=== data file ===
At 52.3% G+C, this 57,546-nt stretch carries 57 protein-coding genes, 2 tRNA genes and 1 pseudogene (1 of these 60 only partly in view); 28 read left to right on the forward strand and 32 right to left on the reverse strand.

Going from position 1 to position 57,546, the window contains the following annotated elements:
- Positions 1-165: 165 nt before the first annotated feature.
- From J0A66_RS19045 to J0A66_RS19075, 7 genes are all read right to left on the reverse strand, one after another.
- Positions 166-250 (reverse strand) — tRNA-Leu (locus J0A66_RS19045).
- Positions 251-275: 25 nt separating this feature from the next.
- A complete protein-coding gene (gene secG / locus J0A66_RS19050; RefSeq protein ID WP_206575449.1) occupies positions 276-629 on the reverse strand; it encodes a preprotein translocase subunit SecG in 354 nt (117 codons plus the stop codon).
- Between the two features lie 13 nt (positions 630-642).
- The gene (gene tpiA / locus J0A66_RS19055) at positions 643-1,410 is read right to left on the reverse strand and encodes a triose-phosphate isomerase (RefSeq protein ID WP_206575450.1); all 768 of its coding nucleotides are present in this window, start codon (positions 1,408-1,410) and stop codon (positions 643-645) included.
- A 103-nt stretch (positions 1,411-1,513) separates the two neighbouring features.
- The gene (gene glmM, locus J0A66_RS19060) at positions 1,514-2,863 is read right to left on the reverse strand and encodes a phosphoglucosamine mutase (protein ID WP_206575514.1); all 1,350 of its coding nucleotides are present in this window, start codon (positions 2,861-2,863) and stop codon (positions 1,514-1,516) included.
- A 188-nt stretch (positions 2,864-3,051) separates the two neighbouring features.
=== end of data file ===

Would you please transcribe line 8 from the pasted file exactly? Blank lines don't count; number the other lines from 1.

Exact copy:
- Between the two features lie 13 nt (positions 630-642).